0 Thread(s)
    Quote Originally Posted by 4evrplan View Post
    Also, is there a generic torque spec on stems, or is it stem specific?
    Torque is stem-specific. There's probably a general range into which many stems fall, but I have at least one stem with quite a high torque specification stamped on it.

    What I don't like are stemps with no markings at all about torque. For those, I go by feel and by guess. But with a torque wrench, I can even then make sure that at least both bolts are tightened identically. Even without a torque spec, I believe there is value in having both binder bolts at equal tension.

  5. #5
    Senior Member
    Join Date
    May 2004
    Location
    Wilmington, DE
    My Bikes
    2003 Specialized Hardrock, 2004 LOOK KG386i, 2005 Iron Horse Warrior Expert, 2009 Pedal Force CX1
    Posts
    8,849
    Mentioned
    1 Post(s)
    Tagged
    0 Thread(s)
    Quote Originally Posted by mwmcginn View Post
    Well, you could buy almost any torque wrench, but you might want to buy some allen head sockets. I do a lot of automotive work, so I have a top of the line craftsman torque wrench. It snaps when the set torque is reached. There are other kinds (that have a pointer on the handle) that are fine if you can see what you are doing. Should be good for bike work.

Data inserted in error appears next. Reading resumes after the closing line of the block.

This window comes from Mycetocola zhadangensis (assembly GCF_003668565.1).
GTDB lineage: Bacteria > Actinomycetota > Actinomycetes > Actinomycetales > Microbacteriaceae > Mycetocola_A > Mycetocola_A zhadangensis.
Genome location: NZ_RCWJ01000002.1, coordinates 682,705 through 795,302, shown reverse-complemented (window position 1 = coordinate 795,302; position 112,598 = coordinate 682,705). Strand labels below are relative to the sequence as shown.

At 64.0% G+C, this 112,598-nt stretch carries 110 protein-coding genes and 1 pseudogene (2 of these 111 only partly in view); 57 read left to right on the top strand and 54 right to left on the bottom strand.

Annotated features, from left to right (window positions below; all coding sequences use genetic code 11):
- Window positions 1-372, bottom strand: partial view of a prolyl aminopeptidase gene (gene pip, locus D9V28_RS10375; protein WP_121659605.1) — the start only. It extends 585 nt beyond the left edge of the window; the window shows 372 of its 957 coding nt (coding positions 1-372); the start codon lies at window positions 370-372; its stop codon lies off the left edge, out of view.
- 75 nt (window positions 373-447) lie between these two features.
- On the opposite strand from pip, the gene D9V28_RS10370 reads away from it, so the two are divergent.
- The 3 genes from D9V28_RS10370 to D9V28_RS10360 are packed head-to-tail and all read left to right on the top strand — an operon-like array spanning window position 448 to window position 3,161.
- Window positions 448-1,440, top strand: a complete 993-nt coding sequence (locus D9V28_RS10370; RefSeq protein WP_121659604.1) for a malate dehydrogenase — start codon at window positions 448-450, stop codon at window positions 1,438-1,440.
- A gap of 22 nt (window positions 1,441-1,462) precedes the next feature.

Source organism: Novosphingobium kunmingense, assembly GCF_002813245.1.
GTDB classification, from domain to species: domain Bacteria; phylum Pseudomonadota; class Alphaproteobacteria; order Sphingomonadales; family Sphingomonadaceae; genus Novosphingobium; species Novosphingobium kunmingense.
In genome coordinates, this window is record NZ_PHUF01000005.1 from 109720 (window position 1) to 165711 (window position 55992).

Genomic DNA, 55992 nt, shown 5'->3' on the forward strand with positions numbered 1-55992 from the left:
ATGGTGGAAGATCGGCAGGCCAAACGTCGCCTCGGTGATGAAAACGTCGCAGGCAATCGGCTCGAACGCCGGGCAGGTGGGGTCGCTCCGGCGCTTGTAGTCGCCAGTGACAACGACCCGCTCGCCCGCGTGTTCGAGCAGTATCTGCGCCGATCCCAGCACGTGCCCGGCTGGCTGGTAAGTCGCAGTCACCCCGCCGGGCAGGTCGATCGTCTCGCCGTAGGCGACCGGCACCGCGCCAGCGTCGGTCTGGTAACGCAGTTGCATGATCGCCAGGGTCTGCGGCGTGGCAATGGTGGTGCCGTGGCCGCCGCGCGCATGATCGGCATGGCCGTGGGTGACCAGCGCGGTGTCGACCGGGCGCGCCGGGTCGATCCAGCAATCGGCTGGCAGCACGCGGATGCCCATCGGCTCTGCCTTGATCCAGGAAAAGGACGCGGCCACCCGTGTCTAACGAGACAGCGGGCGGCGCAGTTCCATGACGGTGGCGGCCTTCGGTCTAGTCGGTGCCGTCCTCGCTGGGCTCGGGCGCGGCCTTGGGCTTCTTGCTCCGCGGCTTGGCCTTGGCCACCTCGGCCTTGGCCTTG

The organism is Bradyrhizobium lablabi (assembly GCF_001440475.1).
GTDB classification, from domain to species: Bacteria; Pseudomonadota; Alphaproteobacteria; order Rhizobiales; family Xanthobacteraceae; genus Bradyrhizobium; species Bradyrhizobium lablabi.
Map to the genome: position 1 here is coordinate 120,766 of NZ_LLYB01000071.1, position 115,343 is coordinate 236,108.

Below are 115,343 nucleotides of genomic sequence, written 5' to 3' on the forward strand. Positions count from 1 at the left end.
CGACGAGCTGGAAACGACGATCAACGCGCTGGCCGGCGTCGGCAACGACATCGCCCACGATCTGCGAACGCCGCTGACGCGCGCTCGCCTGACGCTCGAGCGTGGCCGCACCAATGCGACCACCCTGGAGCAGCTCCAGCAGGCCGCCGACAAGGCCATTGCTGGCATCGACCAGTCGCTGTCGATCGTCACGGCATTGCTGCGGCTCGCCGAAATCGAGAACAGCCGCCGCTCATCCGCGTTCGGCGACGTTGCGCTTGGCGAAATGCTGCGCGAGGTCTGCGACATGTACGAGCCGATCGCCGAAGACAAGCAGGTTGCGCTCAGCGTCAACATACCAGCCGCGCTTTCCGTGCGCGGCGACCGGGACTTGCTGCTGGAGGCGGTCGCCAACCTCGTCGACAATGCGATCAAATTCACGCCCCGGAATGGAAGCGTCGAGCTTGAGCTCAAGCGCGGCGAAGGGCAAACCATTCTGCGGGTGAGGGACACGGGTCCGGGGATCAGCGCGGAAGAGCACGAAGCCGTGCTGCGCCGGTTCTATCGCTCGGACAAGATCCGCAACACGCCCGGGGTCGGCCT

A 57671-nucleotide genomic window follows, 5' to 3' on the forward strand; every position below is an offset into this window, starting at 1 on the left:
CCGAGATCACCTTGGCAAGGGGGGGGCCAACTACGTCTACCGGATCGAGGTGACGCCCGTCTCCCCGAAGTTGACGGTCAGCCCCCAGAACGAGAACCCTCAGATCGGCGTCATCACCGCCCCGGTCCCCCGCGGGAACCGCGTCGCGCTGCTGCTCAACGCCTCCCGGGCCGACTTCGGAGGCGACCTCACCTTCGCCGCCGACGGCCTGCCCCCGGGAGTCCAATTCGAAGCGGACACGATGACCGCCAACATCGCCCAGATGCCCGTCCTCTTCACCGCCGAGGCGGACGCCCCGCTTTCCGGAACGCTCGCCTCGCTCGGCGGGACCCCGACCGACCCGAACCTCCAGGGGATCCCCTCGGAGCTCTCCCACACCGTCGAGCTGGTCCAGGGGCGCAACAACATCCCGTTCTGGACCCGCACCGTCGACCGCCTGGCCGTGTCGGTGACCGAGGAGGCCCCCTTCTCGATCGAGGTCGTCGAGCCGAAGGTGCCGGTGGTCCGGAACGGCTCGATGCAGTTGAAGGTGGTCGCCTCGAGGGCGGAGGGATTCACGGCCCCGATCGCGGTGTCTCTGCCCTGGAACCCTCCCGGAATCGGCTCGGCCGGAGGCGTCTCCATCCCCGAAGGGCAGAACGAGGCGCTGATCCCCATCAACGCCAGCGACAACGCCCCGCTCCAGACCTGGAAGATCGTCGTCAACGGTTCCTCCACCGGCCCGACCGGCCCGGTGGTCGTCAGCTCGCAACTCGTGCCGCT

No, you can't just buy any torque wrench. The torque spec for stems will be too low for most torque wrenches, especially those used for automotive work. My 1/2" drive wrench *starts* at 25 ft.*lbs (40 N*m). You'll want to find a torque wrench with a minimum torque setting of 2-4 N*m (25-40 IN*lbs.) to be able to use it on stems and other hardware on bikes which tend to have a torque spec of 5-7 N*m. I have a 3/8" drive that goes this low but most will be 1/4" drive. You will need hex bit sockets though to work with the wrench. Don't skimp on these.

  6. #6
    A little North of Hell